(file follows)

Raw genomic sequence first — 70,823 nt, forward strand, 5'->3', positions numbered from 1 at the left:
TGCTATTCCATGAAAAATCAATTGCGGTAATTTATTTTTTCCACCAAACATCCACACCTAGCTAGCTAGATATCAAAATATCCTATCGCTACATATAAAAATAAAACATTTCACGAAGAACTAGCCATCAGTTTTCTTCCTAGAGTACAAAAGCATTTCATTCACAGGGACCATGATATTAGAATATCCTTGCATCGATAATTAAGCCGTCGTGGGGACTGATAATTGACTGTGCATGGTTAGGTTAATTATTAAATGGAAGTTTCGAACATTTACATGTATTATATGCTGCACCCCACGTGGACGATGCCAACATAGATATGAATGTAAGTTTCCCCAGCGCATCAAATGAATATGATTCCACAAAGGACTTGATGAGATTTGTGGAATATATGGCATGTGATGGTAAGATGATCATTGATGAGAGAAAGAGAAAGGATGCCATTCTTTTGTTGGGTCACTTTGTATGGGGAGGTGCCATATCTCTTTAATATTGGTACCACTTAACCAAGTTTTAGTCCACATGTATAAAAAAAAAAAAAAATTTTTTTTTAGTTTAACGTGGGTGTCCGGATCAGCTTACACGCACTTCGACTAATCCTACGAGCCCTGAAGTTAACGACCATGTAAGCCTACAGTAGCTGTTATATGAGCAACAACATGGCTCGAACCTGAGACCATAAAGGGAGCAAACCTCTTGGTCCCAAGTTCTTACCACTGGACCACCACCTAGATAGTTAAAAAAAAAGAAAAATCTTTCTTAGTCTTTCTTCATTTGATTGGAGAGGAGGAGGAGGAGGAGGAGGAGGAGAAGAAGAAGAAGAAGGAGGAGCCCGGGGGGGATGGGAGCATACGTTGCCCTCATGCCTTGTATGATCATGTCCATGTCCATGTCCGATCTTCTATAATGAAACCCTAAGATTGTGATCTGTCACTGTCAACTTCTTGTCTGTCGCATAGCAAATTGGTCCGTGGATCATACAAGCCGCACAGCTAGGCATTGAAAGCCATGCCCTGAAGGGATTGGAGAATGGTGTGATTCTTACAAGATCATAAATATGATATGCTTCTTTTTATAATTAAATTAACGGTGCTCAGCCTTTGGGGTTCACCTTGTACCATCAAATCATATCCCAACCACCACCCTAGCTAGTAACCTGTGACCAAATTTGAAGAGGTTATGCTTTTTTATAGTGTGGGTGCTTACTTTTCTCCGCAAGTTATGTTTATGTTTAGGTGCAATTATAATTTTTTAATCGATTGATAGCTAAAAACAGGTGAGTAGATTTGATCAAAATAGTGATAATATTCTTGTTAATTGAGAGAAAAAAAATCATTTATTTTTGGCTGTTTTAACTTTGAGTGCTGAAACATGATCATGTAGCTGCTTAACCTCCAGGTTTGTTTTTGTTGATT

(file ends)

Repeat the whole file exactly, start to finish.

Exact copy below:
Raw genomic sequence first — 70,823 nt, forward strand, 5'->3', positions numbered from 1 at the left:
TGCTATTCCATGAAAAATCAATTGCGGTAATTTATTTTTTCCACCAAACATCCACACCTAGCTAGCTAGATATCAAAATATCCTATCGCTACATATAAAAATAAAACATTTCACGAAGAACTAGCCATCAGTTTTCTTCCTAGAGTACAAAAGCATTTCATTCACAGGGACCATGATATTAGAATATCCTTGCATCGATAATTAAGCCGTCGTGGGGACTGATAATTGACTGTGCATGGTTAGGTTAATTATTAAATGGAAGTTTCGAACATTTACATGTATTATATGCTGCACCCCACGTGGACGATGCCAACATAGATATGAATGTAAGTTTCCCCAGCGCATCAAATGAATATGATTCCACAAAGGACTTGATGAGATTTGTGGAATATATGGCATGTGATGGTAAGATGATCATTGATGAGAGAAAGAGAAAGGATGCCATTCTTTTGTTGGGTCACTTTGTATGGGGAGGTGCCATATCTCTTTAATATTGGTACCACTTAACCAAGTTTTAGTCCACATGTATAAAAAAAAAAAAAAATTTTTTTTTAGTTTAACGTGGGTGTCCGGATCAGCTTACACGCACTTCGACTAATCCTACGAGCCCTGAAGTTAACGACCATGTAAGCCTACAGTAGCTGTTATATGAGCAACAACATGGCTCGAACCTGAGACCATAAAGGGAGCAAACCTCTTGGTCCCAAGTTCTTACCACTGGACCACCACCTAGATAGTTAAAAAAAAAGAAAAATCTTTCTTAGTCTTTCTTCATTTGATTGGAGAGGAGGAGGAGGAGGAGGAGGAGGAGAAGAAGAAGAAGAAGGAGGAGCCCGGGGGGGATGGGAGCATACGTTGCCCTCATGCCTTGTATGATCATGTCCATGTCCATGTCCGATCTTCTATAATGAAACCCTAAGATTGTGATCTGTCACTGTCAACTTCTTGTCTGTCGCATAGCAAATTGGTCCGTGGATCATACAAGCCGCACAGCTAGGCATTGAAAGCCATGCCCTGAAGGGATTGGAGAATGGTGTGATTCTTACAAGATCATAAATATGATATGCTTCTTTTTATAATTAAATTAACGGTGCTCAGCCTTTGGGGTTCACCTTGTACCATCAAATCATATCCCAACCACCACCCTAGCTAGTAACCTGTGACCAAATTTGAAGAGGTTATGCTTTTTTATAGTGTGGGTGCTTACTTTTCTCCGCAAGTTATGTTTATGTTTAGGTGCAATTATAATTTTTTAATCGATTGATAGCTAAAAACAGGTGAGTAGATTTGATCAAAATAGTGATAATATTCTTGTTAATTGAGAGAAAAAAAATCATTTATTTTTGGCTGTTTTAACTTTGAGTGCTGAAACATGATCATGTAGCTGCTTAACCTCCAGGTTTGTTTTTGTTGATT